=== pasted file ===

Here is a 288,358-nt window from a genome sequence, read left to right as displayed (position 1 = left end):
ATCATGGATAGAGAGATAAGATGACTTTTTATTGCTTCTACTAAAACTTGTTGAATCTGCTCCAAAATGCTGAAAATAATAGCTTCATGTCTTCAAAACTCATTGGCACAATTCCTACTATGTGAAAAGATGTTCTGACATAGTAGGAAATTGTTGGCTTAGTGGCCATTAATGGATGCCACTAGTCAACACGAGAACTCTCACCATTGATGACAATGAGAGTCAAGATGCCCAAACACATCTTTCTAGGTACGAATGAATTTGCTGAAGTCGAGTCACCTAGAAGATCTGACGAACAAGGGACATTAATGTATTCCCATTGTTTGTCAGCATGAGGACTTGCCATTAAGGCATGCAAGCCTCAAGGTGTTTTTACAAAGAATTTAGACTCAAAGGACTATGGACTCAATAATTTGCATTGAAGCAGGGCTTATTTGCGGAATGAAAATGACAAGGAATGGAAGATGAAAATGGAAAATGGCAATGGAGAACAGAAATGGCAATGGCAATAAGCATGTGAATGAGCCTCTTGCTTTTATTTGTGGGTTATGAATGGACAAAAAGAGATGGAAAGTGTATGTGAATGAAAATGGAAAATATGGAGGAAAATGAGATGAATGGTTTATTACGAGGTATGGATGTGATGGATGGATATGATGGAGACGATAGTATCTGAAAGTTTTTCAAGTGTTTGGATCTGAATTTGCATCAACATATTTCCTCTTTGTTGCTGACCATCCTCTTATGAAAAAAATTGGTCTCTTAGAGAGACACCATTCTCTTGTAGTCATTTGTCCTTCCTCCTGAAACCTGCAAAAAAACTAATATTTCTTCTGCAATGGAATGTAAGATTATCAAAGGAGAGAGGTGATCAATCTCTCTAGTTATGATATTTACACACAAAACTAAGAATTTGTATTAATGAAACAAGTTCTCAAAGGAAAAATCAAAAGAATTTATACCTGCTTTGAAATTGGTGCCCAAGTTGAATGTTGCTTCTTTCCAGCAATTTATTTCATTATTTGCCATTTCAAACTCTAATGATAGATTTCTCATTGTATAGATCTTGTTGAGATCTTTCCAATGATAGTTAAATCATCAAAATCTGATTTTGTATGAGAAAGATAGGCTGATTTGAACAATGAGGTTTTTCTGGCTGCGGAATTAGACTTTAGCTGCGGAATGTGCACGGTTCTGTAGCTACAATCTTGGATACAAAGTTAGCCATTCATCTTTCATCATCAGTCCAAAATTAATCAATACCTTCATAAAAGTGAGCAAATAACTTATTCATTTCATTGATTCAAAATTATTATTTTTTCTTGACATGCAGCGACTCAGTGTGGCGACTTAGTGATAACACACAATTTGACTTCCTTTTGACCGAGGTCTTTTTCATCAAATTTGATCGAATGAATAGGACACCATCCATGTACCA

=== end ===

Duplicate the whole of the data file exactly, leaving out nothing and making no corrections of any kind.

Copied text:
Here is a 288,358-nt window from a genome sequence, read left to right as displayed (position 1 = left end):
ATCATGGATAGAGAGATAAGATGACTTTTTATTGCTTCTACTAAAACTTGTTGAATCTGCTCCAAAATGCTGAAAATAATAGCTTCATGTCTTCAAAACTCATTGGCACAATTCCTACTATGTGAAAAGATGTTCTGACATAGTAGGAAATTGTTGGCTTAGTGGCCATTAATGGATGCCACTAGTCAACACGAGAACTCTCACCATTGATGACAATGAGAGTCAAGATGCCCAAACACATCTTTCTAGGTACGAATGAATTTGCTGAAGTCGAGTCACCTAGAAGATCTGACGAACAAGGGACATTAATGTATTCCCATTGTTTGTCAGCATGAGGACTTGCCATTAAGGCATGCAAGCCTCAAGGTGTTTTTACAAAGAATTTAGACTCAAAGGACTATGGACTCAATAATTTGCATTGAAGCAGGGCTTATTTGCGGAATGAAAATGACAAGGAATGGAAGATGAAAATGGAAAATGGCAATGGAGAACAGAAATGGCAATGGCAATAAGCATGTGAATGAGCCTCTTGCTTTTATTTGTGGGTTATGAATGGACAAAAAGAGATGGAAAGTGTATGTGAATGAAAATGGAAAATATGGAGGAAAATGAGATGAATGGTTTATTACGAGGTATGGATGTGATGGATGGATATGATGGAGACGATAGTATCTGAAAGTTTTTCAAGTGTTTGGATCTGAATTTGCATCAACATATTTCCTCTTTGTTGCTGACCATCCTCTTATGAAAAAAATTGGTCTCTTAGAGAGACACCATTCTCTTGTAGTCATTTGTCCTTCCTCCTGAAACCTGCAAAAAAACTAATATTTCTTCTGCAATGGAATGTAAGATTATCAAAGGAGAGAGGTGATCAATCTCTCTAGTTATGATATTTACACACAAAACTAAGAATTTGTATTAATGAAACAAGTTCTCAAAGGAAAAATCAAAAGAATTTATACCTGCTTTGAAATTGGTGCCCAAGTTGAATGTTGCTTCTTTCCAGCAATTTATTTCATTATTTGCCATTTCAAACTCTAATGATAGATTTCTCATTGTATAGATCTTGTTGAGATCTTTCCAATGATAGTTAAATCATCAAAATCTGATTTTGTATGAGAAAGATAGGCTGATTTGAACAATGAGGTTTTTCTGGCTGCGGAATTAGACTTTAGCTGCGGAATGTGCACGGTTCTGTAGCTACAATCTTGGATACAAAGTTAGCCATTCATCTTTCATCATCAGTCCAAAATTAATCAATACCTTCATAAAAGTGAGCAAATAACTTATTCATTTCATTGATTCAAAATTATTATTTTTTCTTGACATGCAGCGACTCAGTGTGGCGACTTAGTGATAACACACAATTTGACTTCCTTTTGACCGAGGTCTTTTTCATCAAATTTGATCGAATGAATAGGACACCATCCATGTACCA